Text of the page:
In November 2022, BigHat announced a collaboration with Merck to design candidates for up to three drug discovery programs. Merck seeks “to leverage BigHat’s technology and expertise in enabling molecular design of novel biologic candidates.” It is a multi-program collaboration using the Milliner platform to resolve challenging antibody design problems.
In January 2022, “completion of the first stage of Amgen’s research collaboration with BigHat demonstrated the ability of their platform to quickly and significantly optimize next-generation single-domain antibodies, validating the platform as a path to generating target binders with improved properties compared with the original repertoire identified by traditional technologies,” said Philip Tagari, then VP of Research at Amgen. This milestone triggered the initiation of the second stage of work on VHH antibodies.
And in March 2022, BigHat acquired Frugi Biotechnology, a company developing cost-effective and high-quality cell-free protein synthesis (CFPS) technology. Cell-free protein synthesis is a foundational technology for BigHat’s platform, allowing the company to rapidly synthesize and test antibodies in a matter of days.
To date, BigHat has raised more than $100 million from all sources. In July 2022, Section 32 led a $80-million Series B round with new investors: Amgen Ventures, Bristol Myers Squibb, Gaingels, GRIDS Capital Quadrille Capital and others. Prior investors 8VC, AME Cloud Ventures and Andreessen Horowitz contributed as well.
An attraction was “the company’s alignment with our mission to accelerate the discovery, development and distribution of revolutionary technologies that improve the human condition,” said Steve Kafka, Managing Partner at Section 32. “BigHat is tackling a big challenge with next-generation AI/ML, driving antibody drug development has the potential to have a massive, positive impact on human health.”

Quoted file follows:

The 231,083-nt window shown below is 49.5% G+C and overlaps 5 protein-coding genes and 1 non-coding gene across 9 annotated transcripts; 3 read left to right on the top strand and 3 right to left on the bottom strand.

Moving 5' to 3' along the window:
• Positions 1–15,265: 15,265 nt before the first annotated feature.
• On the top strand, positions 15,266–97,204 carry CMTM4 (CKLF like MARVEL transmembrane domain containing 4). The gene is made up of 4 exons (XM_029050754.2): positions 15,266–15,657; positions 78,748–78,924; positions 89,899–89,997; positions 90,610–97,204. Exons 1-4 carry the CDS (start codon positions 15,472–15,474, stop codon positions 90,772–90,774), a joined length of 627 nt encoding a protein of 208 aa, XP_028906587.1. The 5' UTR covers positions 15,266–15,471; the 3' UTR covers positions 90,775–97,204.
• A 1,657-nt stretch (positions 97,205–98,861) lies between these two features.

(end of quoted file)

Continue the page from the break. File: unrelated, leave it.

“We invest in people and want to work with the top thinkers and doers in their respective fields,” said Kafka. “DePristo and Greenside are pioneers at the intersection of ML and drug discovery and development.”
Serial entrepreneur Rob Chess joined BigHat’s Board of Directors (BOD) last year, offering guidance in precision medicine. “Pioneering a field means not having a straight, paved path; they must create the path themselves. The best way to prepare for the inevitable twists and turns is by having the right people,” said Kafka.
“DePristo and his team are really terrific at building an advisory halo around them. People like Rob Chess are a great example. He has such an impressive history in drug discovery and development. As chairman at Twist Biosciences, he is connected to the entire synthetic biology space.” BigHat has also assembled a distinguished advisory board including Nobel laureate Brian Kobilka, MD (Stanford University).
AI/ML impact on biopharma
Kafka says that AlphaFold’s mapping of the human proteome was “a huge step forward for the industry and its ability to understand protein therapeutics.” He believes that “advanced molecules will soon positively impact human health, and BigHat has all the right ingredients to be the market leader. We are already seeing great progress with respect to BigHat’s pipeline and with our partnerships.”
“We were influenced by AlphaFold 2 (AF2) both directly and indirectly,” says DePristo. “BigHat directly leverages AF2 where appropriate in target selection and design work… AI tech is able to solve problems that were beyond our given capabilities even 10 years ago. It is one of the drivers behind today’s enthusiasm for generative AI technology in bio.”